As expected, the blaster fired up another motorcycle song, this time Bruce Springsteen’s “Born to Run.” I’m thinking funeral as an excuse for a heavy metal concert. Certainly the crowd was much less restive than they had been before the music.
Next up, The Doors, “Riders on the Storm.” I’ve always loved that song, the thunder and rain effects. It was inspired, they say, by “Ghost Riders in the Sky,” a cowboy song. I reasoned that biker music must be standard at funerals. It certainly had a calming effect on the crowd, but I stayed alert, wary.
The music died and the preacher said, “I am the resurrection and the life. He who believes in me will live, even though he dies; and whoever lives and believes in me will never die. Amen.” He held up a cross. “Go with God and our Lord Jesus Christ brother Riley O’Rourke.” After a quiet interval, the casket was lowered into the ground by some automatic button. Shovels began to fly; their blades had the club’s patch painted on it. The Raleigh club was literally burying their dead. I got a good look at Rassler who worked his shovel demonically, his face red with sweat. The silent crowd was rapt with awe. It was then I sensed something in the air, a quiet determination. At the same time, something moved rapidly to my left. A man rushed forward, passing not six feet from me, weaving through the biker fraternity intent on seeing their brother buried. They’d let down their guard.
The would-be shooter and I were leaving a commotion in our wake . The grave shovelers halted. Rassler turned. Switch— on the other side of the coffin—paused. The shooter raised his gun hand. I aimed low in case I was jostled into an errant shot. Two shots rang through the air, cold and sharp. Mine got him in the buttocks.
His bullet went into the palms. He faltered a step forward, then went to his knees. I felt the stampede then the pause of movement. At least fifteen bikers jumped the prone, injured man and began stomping him. Grady spoke rapidly into a police radio. Lake stared at me. Rassler portaged around the carnage. Parting the crowd, he came up at the same time Grady arrived with his FBI contingent, the ATF and the police. The cops waded into the men bent on murdering the gunman. Lake stood next to me. He didn’t say anything, but his eyes were narrow with anger. Rassler said, “You saved my life.” Switch came up and raised his fist in salute.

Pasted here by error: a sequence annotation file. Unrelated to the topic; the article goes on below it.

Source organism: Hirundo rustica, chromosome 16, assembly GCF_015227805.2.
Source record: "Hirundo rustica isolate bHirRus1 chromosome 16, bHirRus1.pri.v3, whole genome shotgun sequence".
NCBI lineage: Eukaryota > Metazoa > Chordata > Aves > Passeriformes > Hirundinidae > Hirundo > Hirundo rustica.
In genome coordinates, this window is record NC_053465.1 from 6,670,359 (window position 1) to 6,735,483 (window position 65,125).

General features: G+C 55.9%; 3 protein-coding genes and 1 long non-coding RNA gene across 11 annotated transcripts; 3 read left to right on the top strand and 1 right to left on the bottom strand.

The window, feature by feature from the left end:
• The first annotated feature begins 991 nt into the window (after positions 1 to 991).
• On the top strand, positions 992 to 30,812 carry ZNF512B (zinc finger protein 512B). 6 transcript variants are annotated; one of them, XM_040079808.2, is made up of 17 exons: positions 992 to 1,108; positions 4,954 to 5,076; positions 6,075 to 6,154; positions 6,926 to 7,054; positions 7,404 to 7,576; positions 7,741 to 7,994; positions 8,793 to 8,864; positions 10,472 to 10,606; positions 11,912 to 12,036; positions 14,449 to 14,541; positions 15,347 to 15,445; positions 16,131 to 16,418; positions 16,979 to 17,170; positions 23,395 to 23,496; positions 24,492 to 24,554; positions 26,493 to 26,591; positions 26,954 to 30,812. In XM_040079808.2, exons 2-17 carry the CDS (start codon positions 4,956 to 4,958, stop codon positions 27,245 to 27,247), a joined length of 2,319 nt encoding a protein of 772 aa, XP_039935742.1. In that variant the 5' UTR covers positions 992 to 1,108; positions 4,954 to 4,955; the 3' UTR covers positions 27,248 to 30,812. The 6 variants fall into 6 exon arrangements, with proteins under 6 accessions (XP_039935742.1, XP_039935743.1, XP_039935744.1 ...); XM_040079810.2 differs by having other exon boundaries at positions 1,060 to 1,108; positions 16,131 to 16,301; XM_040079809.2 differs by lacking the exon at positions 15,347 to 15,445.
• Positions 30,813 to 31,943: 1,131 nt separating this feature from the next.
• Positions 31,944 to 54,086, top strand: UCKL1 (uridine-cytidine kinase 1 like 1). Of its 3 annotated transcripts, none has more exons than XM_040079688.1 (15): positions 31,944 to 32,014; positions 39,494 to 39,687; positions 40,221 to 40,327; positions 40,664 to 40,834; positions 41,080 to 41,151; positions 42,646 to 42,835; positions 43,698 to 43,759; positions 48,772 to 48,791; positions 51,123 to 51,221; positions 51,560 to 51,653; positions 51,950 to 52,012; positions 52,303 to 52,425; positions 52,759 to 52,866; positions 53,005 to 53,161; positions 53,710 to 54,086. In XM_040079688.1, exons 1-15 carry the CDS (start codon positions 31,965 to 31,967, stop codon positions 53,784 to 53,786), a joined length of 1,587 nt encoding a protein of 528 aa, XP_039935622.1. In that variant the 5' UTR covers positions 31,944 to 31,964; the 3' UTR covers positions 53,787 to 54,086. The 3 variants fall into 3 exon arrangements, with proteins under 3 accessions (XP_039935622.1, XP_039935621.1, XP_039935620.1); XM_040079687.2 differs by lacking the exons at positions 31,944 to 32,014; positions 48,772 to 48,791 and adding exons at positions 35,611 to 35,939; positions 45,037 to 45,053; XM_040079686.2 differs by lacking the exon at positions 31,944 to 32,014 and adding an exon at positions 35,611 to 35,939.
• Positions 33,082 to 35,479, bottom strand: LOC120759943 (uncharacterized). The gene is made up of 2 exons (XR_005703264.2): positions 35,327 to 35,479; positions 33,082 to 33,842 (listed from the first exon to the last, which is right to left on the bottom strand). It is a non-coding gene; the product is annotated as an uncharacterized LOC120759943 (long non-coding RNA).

I couldn’t respond for the hollowness in my chest. It was like someone or something had pulled a plug and drained away my core. I feared what lay ahead, what Lake’s expression was telling me. I simply could not speak for fear my body, its organs, would shut down. The faraway voice was Rassler’s. “You okay, girl?” He gave me a side hug.
I think I nodded and watched six burly cops pry bikers off the body of the would-be assassin. I didn’t look down, though I knew he was dead. “Come with us,” Grady said gently, taking my gun and my elbow. As we left the O’Rourke family plot, I heard a murmur, and then a rousing number sprang from the speakers: “Bat out of Hell” by Meatloaf.
Lake walked behind us, jaws locked, eyes like hard brown granite. Better if they played AC/ DC’s “Highway to Hell” for me.
This was totally unplanned for today. I've been slowly moving all book-related material from my other blog to provide equal visibility for all. As I was finishing up this article, I began to think about today being Good Friday... the day Jesus died for all of us...
I began to consider this elaborate funeral for a biker... I wondered, what would a funeral be like if today was the day Jesus died?
Would you be attending?
I think a lot about His place in today's world, especially around those holidays set in memory of Him...
Crowds gather for big game days...
Crowds gather for rock concerts...
Crowds even gather for a popular biker...
Now, Easter is many times just about Easter eggs and bunnies...
Tell me, have you ever thought about the fact that every holiday that celebrates Jesus now has another different type of celebration...
And it's bigger, better, and costs lost of money?
I think about those types of things...It saddens me...